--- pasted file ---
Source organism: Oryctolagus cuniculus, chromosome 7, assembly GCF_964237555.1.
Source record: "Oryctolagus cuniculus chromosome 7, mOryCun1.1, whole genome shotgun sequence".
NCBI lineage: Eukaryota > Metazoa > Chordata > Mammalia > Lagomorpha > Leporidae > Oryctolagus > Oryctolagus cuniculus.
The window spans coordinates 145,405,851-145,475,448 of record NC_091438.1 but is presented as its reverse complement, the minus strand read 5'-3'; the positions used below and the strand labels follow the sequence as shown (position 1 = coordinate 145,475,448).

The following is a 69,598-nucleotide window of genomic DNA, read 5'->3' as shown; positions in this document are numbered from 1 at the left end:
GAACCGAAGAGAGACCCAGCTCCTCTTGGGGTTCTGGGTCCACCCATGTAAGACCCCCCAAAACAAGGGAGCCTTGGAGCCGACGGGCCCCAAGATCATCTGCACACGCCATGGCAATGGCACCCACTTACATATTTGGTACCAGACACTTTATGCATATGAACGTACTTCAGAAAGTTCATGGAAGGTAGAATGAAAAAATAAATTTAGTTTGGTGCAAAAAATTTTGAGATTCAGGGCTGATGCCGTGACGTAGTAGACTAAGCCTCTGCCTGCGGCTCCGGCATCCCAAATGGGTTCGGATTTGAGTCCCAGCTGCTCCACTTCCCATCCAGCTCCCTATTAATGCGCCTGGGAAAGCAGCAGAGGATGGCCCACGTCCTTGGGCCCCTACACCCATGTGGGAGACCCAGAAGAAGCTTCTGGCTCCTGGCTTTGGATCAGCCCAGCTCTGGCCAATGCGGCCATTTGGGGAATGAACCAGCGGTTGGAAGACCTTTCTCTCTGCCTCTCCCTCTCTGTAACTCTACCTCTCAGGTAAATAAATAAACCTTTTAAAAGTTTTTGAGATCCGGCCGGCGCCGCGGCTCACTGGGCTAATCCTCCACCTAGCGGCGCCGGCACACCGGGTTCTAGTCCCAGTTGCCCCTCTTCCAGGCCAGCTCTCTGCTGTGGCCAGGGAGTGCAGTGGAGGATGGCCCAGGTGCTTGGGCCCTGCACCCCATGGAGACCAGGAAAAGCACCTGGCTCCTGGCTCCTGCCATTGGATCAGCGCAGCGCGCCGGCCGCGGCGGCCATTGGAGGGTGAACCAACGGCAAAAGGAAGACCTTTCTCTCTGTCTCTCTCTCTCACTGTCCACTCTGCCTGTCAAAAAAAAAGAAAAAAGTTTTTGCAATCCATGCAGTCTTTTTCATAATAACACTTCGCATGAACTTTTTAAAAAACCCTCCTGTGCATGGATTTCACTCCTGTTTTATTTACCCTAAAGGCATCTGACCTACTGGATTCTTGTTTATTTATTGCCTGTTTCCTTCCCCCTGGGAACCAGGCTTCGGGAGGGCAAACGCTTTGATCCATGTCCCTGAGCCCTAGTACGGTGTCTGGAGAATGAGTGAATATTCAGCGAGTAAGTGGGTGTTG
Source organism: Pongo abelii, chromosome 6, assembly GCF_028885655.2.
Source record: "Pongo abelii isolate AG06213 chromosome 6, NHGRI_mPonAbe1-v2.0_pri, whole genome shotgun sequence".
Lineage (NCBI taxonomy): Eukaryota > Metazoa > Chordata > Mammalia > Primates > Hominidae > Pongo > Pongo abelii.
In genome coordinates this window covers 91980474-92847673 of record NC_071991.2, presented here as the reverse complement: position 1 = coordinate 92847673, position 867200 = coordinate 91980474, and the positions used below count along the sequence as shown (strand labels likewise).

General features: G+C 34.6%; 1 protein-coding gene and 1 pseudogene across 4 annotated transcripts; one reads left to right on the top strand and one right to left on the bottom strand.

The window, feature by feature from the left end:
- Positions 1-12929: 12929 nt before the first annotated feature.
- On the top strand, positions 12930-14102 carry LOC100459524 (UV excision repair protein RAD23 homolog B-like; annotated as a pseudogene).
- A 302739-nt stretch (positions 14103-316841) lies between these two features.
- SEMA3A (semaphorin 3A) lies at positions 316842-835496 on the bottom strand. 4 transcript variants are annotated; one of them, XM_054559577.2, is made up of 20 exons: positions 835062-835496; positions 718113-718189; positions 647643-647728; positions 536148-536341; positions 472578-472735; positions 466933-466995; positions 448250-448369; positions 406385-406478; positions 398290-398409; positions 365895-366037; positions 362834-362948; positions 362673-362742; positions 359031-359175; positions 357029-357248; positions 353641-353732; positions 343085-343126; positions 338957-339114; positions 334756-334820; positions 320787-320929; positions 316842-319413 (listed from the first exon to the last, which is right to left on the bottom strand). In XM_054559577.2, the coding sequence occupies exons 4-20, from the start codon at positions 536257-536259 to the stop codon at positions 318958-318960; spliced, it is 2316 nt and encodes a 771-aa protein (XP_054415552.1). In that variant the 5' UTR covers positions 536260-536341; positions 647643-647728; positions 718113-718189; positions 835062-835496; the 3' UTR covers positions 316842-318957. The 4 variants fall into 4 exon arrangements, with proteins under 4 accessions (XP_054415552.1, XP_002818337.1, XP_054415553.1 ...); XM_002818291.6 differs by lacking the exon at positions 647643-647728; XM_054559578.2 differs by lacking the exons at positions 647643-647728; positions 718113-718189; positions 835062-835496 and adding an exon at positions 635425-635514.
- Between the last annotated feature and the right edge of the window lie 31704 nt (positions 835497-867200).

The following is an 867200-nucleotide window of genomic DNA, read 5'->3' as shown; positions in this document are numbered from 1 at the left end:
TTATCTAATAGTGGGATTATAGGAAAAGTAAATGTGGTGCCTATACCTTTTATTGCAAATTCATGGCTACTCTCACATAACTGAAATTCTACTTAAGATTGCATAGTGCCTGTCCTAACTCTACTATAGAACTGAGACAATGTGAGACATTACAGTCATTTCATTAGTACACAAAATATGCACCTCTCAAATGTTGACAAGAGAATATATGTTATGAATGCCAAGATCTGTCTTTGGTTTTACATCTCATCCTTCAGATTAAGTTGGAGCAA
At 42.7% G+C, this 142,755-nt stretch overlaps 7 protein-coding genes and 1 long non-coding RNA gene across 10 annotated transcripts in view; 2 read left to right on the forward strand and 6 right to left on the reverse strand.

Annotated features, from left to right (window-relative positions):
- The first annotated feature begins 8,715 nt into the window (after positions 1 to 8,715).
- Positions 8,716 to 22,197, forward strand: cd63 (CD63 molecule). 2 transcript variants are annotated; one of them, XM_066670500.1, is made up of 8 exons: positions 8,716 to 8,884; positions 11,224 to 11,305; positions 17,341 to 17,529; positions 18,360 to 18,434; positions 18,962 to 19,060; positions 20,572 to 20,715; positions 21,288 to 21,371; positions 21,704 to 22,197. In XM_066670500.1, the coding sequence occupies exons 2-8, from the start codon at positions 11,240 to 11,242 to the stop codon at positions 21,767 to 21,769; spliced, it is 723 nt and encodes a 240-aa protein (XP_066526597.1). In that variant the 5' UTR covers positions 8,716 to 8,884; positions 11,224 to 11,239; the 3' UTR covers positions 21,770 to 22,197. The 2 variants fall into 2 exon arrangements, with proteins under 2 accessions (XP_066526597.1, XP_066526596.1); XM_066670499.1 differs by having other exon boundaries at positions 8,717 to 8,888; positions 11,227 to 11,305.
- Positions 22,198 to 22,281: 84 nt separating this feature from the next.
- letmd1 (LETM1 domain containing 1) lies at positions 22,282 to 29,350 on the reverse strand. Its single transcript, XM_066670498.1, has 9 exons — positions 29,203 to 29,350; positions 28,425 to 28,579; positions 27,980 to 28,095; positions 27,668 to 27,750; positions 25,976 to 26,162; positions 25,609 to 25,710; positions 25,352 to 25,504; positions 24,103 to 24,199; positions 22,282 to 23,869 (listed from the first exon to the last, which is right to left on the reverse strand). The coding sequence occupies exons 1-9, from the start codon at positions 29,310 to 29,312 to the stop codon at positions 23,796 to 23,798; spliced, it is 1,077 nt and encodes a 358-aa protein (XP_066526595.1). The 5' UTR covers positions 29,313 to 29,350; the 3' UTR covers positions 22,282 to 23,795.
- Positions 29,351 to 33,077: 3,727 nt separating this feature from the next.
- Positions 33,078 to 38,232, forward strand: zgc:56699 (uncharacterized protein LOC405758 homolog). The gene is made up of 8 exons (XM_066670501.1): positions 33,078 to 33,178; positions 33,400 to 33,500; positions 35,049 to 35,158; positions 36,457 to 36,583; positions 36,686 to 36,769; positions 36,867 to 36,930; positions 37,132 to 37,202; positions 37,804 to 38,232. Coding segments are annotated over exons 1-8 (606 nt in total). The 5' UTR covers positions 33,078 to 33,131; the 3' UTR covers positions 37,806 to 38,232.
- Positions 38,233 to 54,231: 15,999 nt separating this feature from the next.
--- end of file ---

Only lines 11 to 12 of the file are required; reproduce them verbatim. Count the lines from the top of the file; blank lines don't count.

General features: G+C 34.6%; 1 protein-coding gene and 1 pseudogene across 4 annotated transcripts; one reads left to right on the top strand and one right to left on the bottom strand.

The window, feature by feature from the left end: